How 9/11 prepared Verizon for future disasters

During September 11, Verizon Wireless -- one of the primary carriers in New York City -- faced enormous operational problems, losing more than 3.6 million data circuits and 300,000 telephone connections during the terrorist attacks.

Thousands of frantic family members and co-workers were unable to contact people they knew in Lower Manhattan, mostly because of a network failure that was later blamed on infrastructure damage. Another issue, however, was a surge of people who were desperately trying to use their cell phones to call loved ones.

In the 17 years since then, the communications company has tried to use the crisis to better prepare for other potential disasters.

”We have learned tremendous amount in the way of engineering,” Denny Strigl, the former CEO of Verizon Wireless, said on Tuesday during an interview with FOX Business’ Maria Bartiromo. “But to be honest, disasters can strike again.”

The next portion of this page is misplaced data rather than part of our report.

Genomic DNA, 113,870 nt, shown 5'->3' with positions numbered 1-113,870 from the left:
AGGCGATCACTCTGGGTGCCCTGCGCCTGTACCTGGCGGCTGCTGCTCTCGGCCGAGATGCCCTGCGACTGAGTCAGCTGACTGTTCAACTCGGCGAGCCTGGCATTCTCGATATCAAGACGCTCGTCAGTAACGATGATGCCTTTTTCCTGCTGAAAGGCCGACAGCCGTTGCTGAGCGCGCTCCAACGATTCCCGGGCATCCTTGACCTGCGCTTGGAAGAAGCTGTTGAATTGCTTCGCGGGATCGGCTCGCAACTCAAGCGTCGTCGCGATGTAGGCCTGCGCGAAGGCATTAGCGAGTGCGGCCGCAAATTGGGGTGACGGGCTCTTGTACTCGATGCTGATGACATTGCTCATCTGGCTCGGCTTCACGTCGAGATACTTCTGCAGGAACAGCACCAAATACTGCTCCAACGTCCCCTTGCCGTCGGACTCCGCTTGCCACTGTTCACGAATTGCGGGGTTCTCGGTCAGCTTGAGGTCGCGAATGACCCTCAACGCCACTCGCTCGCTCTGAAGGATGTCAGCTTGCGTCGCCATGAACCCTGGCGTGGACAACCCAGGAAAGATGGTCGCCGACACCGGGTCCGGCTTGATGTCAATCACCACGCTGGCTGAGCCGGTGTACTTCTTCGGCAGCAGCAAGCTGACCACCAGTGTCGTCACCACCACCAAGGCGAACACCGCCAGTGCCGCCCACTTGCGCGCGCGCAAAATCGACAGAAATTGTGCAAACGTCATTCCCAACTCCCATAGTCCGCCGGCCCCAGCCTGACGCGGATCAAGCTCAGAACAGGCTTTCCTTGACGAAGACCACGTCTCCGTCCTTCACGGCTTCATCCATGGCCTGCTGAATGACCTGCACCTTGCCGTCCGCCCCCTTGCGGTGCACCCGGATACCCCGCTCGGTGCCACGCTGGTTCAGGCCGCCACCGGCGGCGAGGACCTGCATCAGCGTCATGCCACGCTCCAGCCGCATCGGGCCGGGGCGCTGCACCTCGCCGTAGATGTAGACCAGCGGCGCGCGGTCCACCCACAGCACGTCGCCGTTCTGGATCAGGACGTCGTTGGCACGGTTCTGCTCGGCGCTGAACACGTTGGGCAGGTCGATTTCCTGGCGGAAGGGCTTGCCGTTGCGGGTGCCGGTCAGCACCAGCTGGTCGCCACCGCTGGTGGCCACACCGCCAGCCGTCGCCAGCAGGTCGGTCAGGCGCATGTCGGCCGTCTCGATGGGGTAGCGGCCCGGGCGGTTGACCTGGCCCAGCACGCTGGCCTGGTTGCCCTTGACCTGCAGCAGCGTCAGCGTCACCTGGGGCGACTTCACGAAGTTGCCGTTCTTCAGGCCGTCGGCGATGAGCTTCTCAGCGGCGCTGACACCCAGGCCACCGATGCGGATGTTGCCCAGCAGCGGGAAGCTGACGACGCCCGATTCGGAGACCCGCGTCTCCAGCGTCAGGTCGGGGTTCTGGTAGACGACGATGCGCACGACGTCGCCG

Strigl said Verizon has learned “quite a bit” about disaster preparation since then -- like how to bring be able to reroute signals, or bring in additional cell towers.

Those are lessons that will likely be put to the test in the coming days, as Hurricane Florence, a Category 4 hurricane, churns toward the East Coast. Experts have warned that disastrous flooding and destructive winds are very likely in the eastern Carolinas. Florence is expected to make landfall on Thursday.

In a news release, Verizon said it’s adding capacity to hundreds of cell sites; fortifying coverage along major roadways; putting cell site equipment on stilts to avoid flood damage; and installing in-building network systems at hospitals, government and emergency facilities.

“I’m not there any longer, but my guess is that Verizon and Verizon Wireless will be prepared to give free phones as we did in Lower Manhattan, some 5,000 free phones as I recall,” Strigl said, although he added, “I think the important thing is, obviously, get the heck out of there.”